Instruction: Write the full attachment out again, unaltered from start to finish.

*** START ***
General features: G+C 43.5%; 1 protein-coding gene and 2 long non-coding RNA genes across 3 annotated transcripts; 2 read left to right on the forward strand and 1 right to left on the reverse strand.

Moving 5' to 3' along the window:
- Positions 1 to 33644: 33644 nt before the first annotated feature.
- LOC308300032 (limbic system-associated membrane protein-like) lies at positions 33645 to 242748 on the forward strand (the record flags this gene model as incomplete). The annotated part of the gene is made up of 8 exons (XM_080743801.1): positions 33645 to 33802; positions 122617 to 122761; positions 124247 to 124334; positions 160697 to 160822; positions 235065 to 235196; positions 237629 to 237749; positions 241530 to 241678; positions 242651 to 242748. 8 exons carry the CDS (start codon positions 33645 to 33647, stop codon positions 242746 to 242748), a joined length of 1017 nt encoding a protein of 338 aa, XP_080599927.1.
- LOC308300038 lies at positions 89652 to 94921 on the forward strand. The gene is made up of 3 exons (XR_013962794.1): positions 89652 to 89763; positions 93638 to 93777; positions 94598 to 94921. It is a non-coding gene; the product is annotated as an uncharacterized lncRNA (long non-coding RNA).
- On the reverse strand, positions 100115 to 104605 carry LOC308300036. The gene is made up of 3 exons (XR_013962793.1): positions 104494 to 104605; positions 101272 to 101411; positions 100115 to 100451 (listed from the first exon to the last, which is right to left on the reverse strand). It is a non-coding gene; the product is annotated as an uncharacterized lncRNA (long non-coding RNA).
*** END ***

General features: G+C 43.5%; 1 protein-coding gene and 2 long non-coding RNA genes across 3 annotated transcripts; 2 read left to right on the forward strand and 1 right to left on the reverse strand.

Moving 5' to 3' along the window:
- Positions 1 to 33644: 33644 nt before the first annotated feature.
- LOC308300032 (limbic system-associated membrane protein-like) lies at positions 33645 to 242748 on the forward strand (the record flags this gene model as incomplete). The annotated part of the gene is made up of 8 exons (XM_080743801.1): positions 33645 to 33802; positions 122617 to 122761; positions 124247 to 124334; positions 160697 to 160822; positions 235065 to 235196; positions 237629 to 237749; positions 241530 to 241678; positions 242651 to 242748. 8 exons carry the CDS (start codon positions 33645 to 33647, stop codon positions 242746 to 242748), a joined length of 1017 nt encoding a protein of 338 aa, XP_080599927.1.
- LOC308300038 lies at positions 89652 to 94921 on the forward strand. The gene is made up of 3 exons (XR_013962794.1): positions 89652 to 89763; positions 93638 to 93777; positions 94598 to 94921. It is a non-coding gene; the product is annotated as an uncharacterized lncRNA (long non-coding RNA).
- On the reverse strand, positions 100115 to 104605 carry LOC308300036. The gene is made up of 3 exons (XR_013962793.1): positions 104494 to 104605; positions 101272 to 101411; positions 100115 to 100451 (listed from the first exon to the last, which is right to left on the reverse strand). It is a non-coding gene; the product is annotated as an uncharacterized lncRNA (long non-coding RNA).